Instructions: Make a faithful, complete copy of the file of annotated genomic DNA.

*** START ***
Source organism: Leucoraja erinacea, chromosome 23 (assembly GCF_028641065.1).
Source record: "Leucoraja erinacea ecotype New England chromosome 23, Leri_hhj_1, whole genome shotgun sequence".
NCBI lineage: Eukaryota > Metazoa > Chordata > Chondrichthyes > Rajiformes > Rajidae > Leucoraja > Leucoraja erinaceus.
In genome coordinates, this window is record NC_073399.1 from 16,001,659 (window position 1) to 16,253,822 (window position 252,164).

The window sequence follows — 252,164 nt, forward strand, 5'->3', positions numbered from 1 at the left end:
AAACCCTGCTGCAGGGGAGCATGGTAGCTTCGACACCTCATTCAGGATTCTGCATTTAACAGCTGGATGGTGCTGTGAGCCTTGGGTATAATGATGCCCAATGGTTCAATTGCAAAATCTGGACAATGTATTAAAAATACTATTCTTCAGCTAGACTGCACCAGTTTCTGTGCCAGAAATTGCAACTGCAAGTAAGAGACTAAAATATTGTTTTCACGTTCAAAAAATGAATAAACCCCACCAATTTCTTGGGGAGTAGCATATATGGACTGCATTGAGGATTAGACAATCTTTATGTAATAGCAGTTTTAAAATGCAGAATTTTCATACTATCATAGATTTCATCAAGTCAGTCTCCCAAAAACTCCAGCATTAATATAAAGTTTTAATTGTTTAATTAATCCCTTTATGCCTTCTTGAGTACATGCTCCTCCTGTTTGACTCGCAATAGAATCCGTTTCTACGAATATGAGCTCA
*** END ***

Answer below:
Source organism: Leucoraja erinacea, chromosome 23 (assembly GCF_028641065.1).
Source record: "Leucoraja erinacea ecotype New England chromosome 23, Leri_hhj_1, whole genome shotgun sequence".
NCBI lineage: Eukaryota > Metazoa > Chordata > Chondrichthyes > Rajiformes > Rajidae > Leucoraja > Leucoraja erinaceus.
In genome coordinates, this window is record NC_073399.1 from 16,001,659 (window position 1) to 16,253,822 (window position 252,164).

The window sequence follows — 252,164 nt, forward strand, 5'->3', positions numbered from 1 at the left end:
AAACCCTGCTGCAGGGGAGCATGGTAGCTTCGACACCTCATTCAGGATTCTGCATTTAACAGCTGGATGGTGCTGTGAGCCTTGGGTATAATGATGCCCAATGGTTCAATTGCAAAATCTGGACAATGTATTAAAAATACTATTCTTCAGCTAGACTGCACCAGTTTCTGTGCCAGAAATTGCAACTGCAAGTAAGAGACTAAAATATTGTTTTCACGTTCAAAAAATGAATAAACCCCACCAATTTCTTGGGGAGTAGCATATATGGACTGCATTGAGGATTAGACAATCTTTATGTAATAGCAGTTTTAAAATGCAGAATTTTCATACTATCATAGATTTCATCAAGTCAGTCTCCCAAAAACTCCAGCATTAATATAAAGTTTTAATTGTTTAATTAATCCCTTTATGCCTTCTTGAGTACATGCTCCTCCTGTTTGACTCGCAATAGAATCCGTTTCTACGAATATGAGCTCA